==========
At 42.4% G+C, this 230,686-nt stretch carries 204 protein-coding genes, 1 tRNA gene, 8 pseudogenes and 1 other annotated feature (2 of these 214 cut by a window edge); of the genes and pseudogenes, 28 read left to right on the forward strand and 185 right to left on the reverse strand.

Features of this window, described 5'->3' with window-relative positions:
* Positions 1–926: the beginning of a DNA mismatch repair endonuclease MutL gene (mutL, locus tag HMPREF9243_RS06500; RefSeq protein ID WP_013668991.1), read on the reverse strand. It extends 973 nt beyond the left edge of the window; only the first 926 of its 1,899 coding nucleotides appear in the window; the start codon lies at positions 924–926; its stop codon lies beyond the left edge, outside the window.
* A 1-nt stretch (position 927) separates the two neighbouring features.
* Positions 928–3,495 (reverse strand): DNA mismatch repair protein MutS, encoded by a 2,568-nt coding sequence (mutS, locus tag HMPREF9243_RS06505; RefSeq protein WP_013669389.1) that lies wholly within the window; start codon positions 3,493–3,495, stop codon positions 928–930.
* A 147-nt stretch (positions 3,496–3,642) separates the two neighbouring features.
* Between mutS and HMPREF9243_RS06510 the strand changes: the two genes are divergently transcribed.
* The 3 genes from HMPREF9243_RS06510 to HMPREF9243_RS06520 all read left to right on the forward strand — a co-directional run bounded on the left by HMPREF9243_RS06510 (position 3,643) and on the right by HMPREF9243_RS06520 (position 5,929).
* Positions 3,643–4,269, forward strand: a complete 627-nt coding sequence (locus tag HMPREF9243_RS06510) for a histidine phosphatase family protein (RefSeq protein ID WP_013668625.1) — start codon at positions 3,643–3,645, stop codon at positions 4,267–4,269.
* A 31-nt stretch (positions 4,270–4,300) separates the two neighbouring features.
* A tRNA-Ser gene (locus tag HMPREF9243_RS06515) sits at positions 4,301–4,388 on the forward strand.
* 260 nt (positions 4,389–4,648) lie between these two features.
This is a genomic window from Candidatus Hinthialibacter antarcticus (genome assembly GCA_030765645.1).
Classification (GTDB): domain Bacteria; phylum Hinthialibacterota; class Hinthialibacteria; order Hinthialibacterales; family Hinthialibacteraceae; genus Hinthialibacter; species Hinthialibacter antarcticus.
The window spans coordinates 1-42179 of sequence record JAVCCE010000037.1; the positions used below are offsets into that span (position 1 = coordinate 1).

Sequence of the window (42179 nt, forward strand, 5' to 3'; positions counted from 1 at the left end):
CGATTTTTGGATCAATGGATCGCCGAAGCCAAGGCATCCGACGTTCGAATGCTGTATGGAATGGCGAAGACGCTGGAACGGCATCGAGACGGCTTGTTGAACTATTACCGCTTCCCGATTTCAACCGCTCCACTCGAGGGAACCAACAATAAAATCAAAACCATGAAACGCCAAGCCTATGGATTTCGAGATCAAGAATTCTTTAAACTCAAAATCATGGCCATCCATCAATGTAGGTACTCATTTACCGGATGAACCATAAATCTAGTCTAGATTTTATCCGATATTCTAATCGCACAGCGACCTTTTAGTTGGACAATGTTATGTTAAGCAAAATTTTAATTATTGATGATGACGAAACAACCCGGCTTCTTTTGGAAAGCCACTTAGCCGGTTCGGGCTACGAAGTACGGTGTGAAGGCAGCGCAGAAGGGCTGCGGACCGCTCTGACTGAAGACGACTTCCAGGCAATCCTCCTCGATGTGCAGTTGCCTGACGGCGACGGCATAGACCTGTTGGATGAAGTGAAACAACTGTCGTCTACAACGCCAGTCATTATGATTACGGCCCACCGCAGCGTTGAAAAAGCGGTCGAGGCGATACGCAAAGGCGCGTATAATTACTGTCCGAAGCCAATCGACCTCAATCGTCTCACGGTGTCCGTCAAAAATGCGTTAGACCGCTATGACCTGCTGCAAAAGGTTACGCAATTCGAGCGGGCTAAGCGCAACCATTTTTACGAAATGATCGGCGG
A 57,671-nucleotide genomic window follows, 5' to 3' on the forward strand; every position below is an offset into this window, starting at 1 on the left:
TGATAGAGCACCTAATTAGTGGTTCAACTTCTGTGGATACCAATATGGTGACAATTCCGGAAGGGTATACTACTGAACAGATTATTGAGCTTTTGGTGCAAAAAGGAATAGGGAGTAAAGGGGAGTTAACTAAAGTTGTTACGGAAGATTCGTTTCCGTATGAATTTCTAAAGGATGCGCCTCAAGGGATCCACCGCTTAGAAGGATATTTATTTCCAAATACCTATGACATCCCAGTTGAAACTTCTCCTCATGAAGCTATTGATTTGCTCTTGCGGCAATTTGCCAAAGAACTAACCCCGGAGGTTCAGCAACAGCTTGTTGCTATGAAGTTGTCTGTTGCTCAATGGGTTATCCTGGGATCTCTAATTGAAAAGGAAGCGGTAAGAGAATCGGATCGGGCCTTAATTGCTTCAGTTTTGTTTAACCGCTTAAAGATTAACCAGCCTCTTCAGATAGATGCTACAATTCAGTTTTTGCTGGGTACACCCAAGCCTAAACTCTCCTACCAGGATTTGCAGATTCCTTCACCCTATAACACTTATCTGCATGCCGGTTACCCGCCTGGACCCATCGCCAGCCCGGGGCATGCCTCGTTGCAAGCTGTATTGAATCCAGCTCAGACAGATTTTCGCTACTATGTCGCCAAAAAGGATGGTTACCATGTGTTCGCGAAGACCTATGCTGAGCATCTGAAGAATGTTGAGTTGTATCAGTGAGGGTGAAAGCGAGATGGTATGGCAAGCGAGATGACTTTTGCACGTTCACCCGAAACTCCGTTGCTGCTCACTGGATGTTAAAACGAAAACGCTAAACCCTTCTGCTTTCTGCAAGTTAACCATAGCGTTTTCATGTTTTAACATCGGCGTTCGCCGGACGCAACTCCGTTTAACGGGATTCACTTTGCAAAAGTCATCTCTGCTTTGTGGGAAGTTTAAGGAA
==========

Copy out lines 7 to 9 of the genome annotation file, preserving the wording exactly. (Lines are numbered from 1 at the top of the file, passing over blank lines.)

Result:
* Between mutS and HMPREF9243_RS06510 the strand changes: the two genes are divergently transcribed.
* The 3 genes from HMPREF9243_RS06510 to HMPREF9243_RS06520 all read left to right on the forward strand — a co-directional run bounded on the left by HMPREF9243_RS06510 (position 3,643) and on the right by HMPREF9243_RS06520 (position 5,929).
* Positions 3,643–4,269, forward strand: a complete 627-nt coding sequence (locus tag HMPREF9243_RS06510) for a histidine phosphatase family protein (RefSeq protein ID WP_013668625.1) — start codon at positions 3,643–3,645, stop codon at positions 4,267–4,269.